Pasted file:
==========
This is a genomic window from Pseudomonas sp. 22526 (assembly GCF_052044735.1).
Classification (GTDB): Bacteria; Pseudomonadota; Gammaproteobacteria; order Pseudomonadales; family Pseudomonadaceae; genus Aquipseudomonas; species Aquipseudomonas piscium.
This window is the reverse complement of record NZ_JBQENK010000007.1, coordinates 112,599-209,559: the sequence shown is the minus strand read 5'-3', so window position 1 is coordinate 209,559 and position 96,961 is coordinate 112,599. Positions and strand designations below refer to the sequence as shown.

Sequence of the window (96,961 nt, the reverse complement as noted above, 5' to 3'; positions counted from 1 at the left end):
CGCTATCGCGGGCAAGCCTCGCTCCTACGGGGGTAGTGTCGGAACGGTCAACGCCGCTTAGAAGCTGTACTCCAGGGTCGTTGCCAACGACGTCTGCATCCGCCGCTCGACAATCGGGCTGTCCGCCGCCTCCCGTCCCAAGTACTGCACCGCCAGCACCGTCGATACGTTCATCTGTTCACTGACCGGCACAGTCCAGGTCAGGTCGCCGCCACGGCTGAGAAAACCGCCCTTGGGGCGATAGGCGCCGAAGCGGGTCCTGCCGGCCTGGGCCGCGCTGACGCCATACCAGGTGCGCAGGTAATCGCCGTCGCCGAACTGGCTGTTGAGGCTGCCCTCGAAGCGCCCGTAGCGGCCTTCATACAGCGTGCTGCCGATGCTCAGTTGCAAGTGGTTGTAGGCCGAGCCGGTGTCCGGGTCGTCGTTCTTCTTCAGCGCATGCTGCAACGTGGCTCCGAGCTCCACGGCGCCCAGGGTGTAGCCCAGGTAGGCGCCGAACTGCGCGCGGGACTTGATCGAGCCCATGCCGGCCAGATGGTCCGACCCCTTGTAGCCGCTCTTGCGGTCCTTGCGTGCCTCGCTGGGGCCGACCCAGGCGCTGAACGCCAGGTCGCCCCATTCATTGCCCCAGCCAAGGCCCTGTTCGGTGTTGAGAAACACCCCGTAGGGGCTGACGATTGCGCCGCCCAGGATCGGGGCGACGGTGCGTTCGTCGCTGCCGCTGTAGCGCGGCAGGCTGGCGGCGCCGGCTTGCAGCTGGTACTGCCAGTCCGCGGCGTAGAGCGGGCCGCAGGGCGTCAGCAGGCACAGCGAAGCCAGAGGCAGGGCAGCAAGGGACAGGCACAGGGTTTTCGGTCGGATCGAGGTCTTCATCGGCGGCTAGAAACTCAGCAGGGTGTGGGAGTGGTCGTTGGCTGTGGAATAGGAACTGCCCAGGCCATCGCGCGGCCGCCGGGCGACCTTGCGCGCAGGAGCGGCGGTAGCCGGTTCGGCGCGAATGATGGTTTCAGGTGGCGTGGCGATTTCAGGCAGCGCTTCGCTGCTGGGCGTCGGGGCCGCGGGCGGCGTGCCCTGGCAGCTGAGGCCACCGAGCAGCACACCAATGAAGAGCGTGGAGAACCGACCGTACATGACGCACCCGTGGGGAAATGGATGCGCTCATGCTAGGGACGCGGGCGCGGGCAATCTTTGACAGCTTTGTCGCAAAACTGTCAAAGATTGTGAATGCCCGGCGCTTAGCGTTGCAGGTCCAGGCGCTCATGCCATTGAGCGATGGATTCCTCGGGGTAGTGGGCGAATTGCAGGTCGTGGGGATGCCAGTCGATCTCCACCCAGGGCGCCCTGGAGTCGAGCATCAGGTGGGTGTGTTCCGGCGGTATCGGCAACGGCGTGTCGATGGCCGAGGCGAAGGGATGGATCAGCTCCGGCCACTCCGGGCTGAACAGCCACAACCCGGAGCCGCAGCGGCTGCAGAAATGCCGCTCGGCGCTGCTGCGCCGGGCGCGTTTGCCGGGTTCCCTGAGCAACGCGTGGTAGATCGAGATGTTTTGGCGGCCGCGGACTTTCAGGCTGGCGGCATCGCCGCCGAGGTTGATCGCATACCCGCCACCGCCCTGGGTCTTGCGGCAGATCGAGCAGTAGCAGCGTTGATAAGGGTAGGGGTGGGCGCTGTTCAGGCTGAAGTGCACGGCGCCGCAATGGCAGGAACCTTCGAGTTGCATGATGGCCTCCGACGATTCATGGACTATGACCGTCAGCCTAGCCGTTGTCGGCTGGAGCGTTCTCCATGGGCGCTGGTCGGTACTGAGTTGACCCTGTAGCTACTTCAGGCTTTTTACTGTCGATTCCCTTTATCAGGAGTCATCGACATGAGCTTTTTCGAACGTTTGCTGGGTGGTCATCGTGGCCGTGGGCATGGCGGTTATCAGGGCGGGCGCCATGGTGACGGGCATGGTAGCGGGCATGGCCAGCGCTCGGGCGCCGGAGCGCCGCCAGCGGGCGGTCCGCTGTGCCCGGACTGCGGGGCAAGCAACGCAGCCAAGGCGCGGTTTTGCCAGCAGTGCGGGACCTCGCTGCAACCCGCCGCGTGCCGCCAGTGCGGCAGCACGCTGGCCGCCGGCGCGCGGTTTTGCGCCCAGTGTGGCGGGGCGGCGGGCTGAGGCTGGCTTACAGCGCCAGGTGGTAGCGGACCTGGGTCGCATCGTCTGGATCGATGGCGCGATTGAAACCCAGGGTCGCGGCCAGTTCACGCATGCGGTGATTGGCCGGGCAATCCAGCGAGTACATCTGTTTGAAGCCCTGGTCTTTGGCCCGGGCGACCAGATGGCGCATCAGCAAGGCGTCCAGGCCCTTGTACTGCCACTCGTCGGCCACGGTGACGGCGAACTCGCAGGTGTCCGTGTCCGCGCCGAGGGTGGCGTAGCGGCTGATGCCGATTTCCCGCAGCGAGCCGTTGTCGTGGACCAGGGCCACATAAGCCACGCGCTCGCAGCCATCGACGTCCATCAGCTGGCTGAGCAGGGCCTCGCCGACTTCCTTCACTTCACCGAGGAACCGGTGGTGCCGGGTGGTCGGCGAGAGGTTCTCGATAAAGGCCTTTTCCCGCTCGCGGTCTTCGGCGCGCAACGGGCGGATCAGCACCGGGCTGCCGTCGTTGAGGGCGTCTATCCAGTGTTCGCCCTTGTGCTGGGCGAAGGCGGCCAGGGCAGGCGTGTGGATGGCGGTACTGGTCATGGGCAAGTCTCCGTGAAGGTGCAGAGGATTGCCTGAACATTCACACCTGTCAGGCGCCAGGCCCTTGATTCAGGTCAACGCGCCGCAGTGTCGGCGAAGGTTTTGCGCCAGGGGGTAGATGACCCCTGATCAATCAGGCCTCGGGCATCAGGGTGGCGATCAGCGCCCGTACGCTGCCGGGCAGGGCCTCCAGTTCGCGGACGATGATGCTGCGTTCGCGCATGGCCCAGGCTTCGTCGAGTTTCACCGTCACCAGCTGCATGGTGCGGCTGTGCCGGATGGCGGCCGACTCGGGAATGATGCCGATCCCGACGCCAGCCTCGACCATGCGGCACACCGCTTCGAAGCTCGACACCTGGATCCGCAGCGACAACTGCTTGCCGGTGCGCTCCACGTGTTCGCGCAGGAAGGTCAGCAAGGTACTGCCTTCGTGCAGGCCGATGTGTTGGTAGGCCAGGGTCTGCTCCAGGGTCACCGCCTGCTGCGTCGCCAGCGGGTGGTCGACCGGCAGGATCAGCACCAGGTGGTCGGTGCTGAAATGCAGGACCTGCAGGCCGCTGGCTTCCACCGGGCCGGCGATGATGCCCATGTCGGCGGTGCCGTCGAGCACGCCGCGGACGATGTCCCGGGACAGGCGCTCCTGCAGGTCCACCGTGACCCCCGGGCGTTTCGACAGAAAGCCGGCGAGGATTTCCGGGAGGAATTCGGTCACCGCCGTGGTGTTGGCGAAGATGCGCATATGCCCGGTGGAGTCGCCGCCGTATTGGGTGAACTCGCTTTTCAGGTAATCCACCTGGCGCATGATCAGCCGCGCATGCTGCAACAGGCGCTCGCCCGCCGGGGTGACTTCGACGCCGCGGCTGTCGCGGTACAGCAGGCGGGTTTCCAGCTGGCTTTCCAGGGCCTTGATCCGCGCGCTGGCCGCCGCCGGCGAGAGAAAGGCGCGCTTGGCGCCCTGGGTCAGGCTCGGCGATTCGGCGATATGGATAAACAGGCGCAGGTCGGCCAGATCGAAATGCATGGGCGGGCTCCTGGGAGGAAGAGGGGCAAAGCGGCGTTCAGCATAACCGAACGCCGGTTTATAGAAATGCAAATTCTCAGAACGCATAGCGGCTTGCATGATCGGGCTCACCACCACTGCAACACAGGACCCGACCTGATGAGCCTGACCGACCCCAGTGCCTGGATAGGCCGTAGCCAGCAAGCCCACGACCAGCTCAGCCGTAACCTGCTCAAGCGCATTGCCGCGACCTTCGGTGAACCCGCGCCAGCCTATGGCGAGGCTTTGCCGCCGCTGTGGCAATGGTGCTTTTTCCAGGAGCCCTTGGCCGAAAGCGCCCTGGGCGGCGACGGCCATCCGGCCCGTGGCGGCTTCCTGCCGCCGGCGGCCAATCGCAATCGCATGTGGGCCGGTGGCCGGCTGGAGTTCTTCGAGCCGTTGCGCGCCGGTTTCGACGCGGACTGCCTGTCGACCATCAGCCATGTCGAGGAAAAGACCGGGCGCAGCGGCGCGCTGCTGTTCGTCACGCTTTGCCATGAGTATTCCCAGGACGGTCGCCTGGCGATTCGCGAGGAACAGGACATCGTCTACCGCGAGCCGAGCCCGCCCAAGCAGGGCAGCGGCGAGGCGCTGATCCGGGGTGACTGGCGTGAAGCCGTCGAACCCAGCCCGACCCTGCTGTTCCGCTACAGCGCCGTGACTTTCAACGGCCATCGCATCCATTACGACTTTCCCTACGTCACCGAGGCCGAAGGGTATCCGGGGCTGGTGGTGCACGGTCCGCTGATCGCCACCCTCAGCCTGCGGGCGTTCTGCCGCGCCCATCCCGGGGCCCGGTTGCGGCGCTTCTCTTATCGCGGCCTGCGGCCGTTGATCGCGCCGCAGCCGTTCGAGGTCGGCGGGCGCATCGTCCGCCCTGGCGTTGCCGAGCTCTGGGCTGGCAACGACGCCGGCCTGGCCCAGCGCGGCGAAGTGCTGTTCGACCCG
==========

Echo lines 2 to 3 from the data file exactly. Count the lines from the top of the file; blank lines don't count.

Classification (GTDB): Bacteria; Pseudomonadota; Gammaproteobacteria; order Pseudomonadales; family Pseudomonadaceae; genus Aquipseudomonas; species Aquipseudomonas piscium.
This window is the reverse complement of record NZ_JBQENK010000007.1, coordinates 112,599-209,559: the sequence shown is the minus strand read 5'-3', so window position 1 is coordinate 209,559 and position 96,961 is coordinate 112,599. Positions and strand designations below refer to the sequence as shown.